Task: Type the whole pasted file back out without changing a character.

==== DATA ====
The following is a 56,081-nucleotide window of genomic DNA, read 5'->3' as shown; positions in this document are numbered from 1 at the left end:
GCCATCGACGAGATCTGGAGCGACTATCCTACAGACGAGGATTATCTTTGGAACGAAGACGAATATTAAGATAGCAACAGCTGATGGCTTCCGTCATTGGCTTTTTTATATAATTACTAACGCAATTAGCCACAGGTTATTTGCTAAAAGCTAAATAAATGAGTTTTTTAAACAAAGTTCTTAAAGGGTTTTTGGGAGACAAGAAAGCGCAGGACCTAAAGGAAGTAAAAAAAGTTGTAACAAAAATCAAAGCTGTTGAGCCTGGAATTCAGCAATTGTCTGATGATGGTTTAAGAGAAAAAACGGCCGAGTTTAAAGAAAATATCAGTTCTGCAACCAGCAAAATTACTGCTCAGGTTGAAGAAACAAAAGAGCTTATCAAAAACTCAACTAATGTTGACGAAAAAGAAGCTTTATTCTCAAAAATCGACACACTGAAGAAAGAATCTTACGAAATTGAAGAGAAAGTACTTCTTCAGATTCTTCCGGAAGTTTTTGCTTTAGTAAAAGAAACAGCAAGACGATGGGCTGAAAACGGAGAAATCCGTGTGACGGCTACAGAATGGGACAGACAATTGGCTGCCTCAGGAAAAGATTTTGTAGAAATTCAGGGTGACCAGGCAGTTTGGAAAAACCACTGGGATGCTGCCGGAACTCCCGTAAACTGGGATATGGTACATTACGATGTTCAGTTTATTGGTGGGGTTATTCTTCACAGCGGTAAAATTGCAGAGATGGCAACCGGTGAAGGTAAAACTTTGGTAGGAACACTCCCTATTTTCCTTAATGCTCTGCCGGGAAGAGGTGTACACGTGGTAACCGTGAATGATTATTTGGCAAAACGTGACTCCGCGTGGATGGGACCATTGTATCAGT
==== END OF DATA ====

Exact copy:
The following is a 56,081-nucleotide window of genomic DNA, read 5'->3' as shown; positions in this document are numbered from 1 at the left end:
GCCATCGACGAGATCTGGAGCGACTATCCTACAGACGAGGATTATCTTTGGAACGAAGACGAATATTAAGATAGCAACAGCTGATGGCTTCCGTCATTGGCTTTTTTATATAATTACTAACGCAATTAGCCACAGGTTATTTGCTAAAAGCTAAATAAATGAGTTTTTTAAACAAAGTTCTTAAAGGGTTTTTGGGAGACAAGAAAGCGCAGGACCTAAAGGAAGTAAAAAAAGTTGTAACAAAAATCAAAGCTGTTGAGCCTGGAATTCAGCAATTGTCTGATGATGGTTTAAGAGAAAAAACGGCCGAGTTTAAAGAAAATATCAGTTCTGCAACCAGCAAAATTACTGCTCAGGTTGAAGAAACAAAAGAGCTTATCAAAAACTCAACTAATGTTGACGAAAAAGAAGCTTTATTCTCAAAAATCGACACACTGAAGAAAGAATCTTACGAAATTGAAGAGAAAGTACTTCTTCAGATTCTTCCGGAAGTTTTTGCTTTAGTAAAAGAAACAGCAAGACGATGGGCTGAAAACGGAGAAATCCGTGTGACGGCTACAGAATGGGACAGACAATTGGCTGCCTCAGGAAAAGATTTTGTAGAAATTCAGGGTGACCAGGCAGTTTGGAAAAACCACTGGGATGCTGCCGGAACTCCCGTAAACTGGGATATGGTACATTACGATGTTCAGTTTATTGGTGGGGTTATTCTTCACAGCGGTAAAATTGCAGAGATGGCAACCGGTGAAGGTAAAACTTTGGTAGGAACACTCCCTATTTTCCTTAATGCTCTGCCGGGAAGAGGTGTACACGTGGTAACCGTGAATGATTATTTGGCAAAACGTGACTCCGCGTGGATGGGACCATTGTATCAGT